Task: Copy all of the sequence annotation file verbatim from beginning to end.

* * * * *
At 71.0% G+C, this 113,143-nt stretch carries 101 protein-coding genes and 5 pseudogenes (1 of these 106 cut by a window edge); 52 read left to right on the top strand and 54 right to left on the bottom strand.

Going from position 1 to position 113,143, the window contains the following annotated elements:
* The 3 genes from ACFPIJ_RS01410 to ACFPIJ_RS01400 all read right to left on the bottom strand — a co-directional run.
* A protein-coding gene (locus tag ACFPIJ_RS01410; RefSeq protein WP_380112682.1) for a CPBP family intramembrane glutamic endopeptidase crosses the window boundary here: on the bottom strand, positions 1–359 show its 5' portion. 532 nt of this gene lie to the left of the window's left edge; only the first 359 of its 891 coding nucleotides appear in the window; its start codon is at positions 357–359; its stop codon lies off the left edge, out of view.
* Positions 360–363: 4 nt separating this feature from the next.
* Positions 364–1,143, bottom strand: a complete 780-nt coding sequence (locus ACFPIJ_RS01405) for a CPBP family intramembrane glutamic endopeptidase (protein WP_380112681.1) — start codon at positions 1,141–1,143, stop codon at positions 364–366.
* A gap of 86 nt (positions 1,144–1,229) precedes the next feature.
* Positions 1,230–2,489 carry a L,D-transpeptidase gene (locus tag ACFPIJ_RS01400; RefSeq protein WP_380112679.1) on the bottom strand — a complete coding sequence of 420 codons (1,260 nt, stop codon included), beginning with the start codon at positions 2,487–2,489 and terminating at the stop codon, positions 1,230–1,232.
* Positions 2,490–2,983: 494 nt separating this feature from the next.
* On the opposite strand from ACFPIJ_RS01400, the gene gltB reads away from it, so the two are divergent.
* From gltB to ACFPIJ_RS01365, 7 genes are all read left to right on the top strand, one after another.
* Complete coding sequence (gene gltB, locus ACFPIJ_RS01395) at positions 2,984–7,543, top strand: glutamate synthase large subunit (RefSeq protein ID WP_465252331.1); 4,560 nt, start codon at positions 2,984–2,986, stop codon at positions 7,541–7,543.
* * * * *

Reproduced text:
At 71.0% G+C, this 113,143-nt stretch carries 101 protein-coding genes and 5 pseudogenes (1 of these 106 cut by a window edge); 52 read left to right on the top strand and 54 right to left on the bottom strand.

Going from position 1 to position 113,143, the window contains the following annotated elements:
* The 3 genes from ACFPIJ_RS01410 to ACFPIJ_RS01400 all read right to left on the bottom strand — a co-directional run.
* A protein-coding gene (locus tag ACFPIJ_RS01410; RefSeq protein WP_380112682.1) for a CPBP family intramembrane glutamic endopeptidase crosses the window boundary here: on the bottom strand, positions 1–359 show its 5' portion. 532 nt of this gene lie to the left of the window's left edge; only the first 359 of its 891 coding nucleotides appear in the window; its start codon is at positions 357–359; its stop codon lies off the left edge, out of view.
* Positions 360–363: 4 nt separating this feature from the next.
* Positions 364–1,143, bottom strand: a complete 780-nt coding sequence (locus ACFPIJ_RS01405) for a CPBP family intramembrane glutamic endopeptidase (protein WP_380112681.1) — start codon at positions 1,141–1,143, stop codon at positions 364–366.
* A gap of 86 nt (positions 1,144–1,229) precedes the next feature.
* Positions 1,230–2,489 carry a L,D-transpeptidase gene (locus tag ACFPIJ_RS01400; RefSeq protein WP_380112679.1) on the bottom strand — a complete coding sequence of 420 codons (1,260 nt, stop codon included), beginning with the start codon at positions 2,487–2,489 and terminating at the stop codon, positions 1,230–1,232.
* Positions 2,490–2,983: 494 nt separating this feature from the next.
* On the opposite strand from ACFPIJ_RS01400, the gene gltB reads away from it, so the two are divergent.
* From gltB to ACFPIJ_RS01365, 7 genes are all read left to right on the top strand, one after another.
* Complete coding sequence (gene gltB, locus ACFPIJ_RS01395) at positions 2,984–7,543, top strand: glutamate synthase large subunit (RefSeq protein ID WP_465252331.1); 4,560 nt, start codon at positions 2,984–2,986, stop codon at positions 7,541–7,543.